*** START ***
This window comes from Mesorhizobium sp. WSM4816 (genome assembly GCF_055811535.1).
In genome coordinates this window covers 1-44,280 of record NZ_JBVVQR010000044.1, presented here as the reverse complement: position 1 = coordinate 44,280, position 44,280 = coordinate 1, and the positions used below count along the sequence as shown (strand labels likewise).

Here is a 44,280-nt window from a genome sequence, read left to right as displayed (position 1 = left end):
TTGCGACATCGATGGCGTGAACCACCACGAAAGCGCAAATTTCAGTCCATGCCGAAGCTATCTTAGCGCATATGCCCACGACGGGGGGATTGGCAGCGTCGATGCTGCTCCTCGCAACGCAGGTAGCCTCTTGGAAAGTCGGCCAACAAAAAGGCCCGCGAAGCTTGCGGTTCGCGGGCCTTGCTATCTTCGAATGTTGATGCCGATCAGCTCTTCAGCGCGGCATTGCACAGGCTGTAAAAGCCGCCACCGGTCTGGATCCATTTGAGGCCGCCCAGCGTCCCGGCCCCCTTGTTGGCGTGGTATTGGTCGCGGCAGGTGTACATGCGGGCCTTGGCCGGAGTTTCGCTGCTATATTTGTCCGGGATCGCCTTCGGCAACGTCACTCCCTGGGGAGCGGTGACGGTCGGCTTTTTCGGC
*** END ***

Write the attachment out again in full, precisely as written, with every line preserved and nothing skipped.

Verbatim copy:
This window comes from Mesorhizobium sp. WSM4816 (genome assembly GCF_055811535.1).
In genome coordinates this window covers 1-44,280 of record NZ_JBVVQR010000044.1, presented here as the reverse complement: position 1 = coordinate 44,280, position 44,280 = coordinate 1, and the positions used below count along the sequence as shown (strand labels likewise).

Here is a 44,280-nt window from a genome sequence, read left to right as displayed (position 1 = left end):
TTGCGACATCGATGGCGTGAACCACCACGAAAGCGCAAATTTCAGTCCATGCCGAAGCTATCTTAGCGCATATGCCCACGACGGGGGGATTGGCAGCGTCGATGCTGCTCCTCGCAACGCAGGTAGCCTCTTGGAAAGTCGGCCAACAAAAAGGCCCGCGAAGCTTGCGGTTCGCGGGCCTTGCTATCTTCGAATGTTGATGCCGATCAGCTCTTCAGCGCGGCATTGCACAGGCTGTAAAAGCCGCCACCGGTCTGGATCCATTTGAGGCCGCCCAGCGTCCCGGCCCCCTTGTTGGCGTGGTATTGGTCGCGGCAGGTGTACATGCGGGCCTTGGCCGGAGTTTCGCTGCTATATTTGTCCGGGATCGCCTTCGGCAACGTCACTCCCTGGGGAGCGGTGACGGTCGGCTTTTTCGGC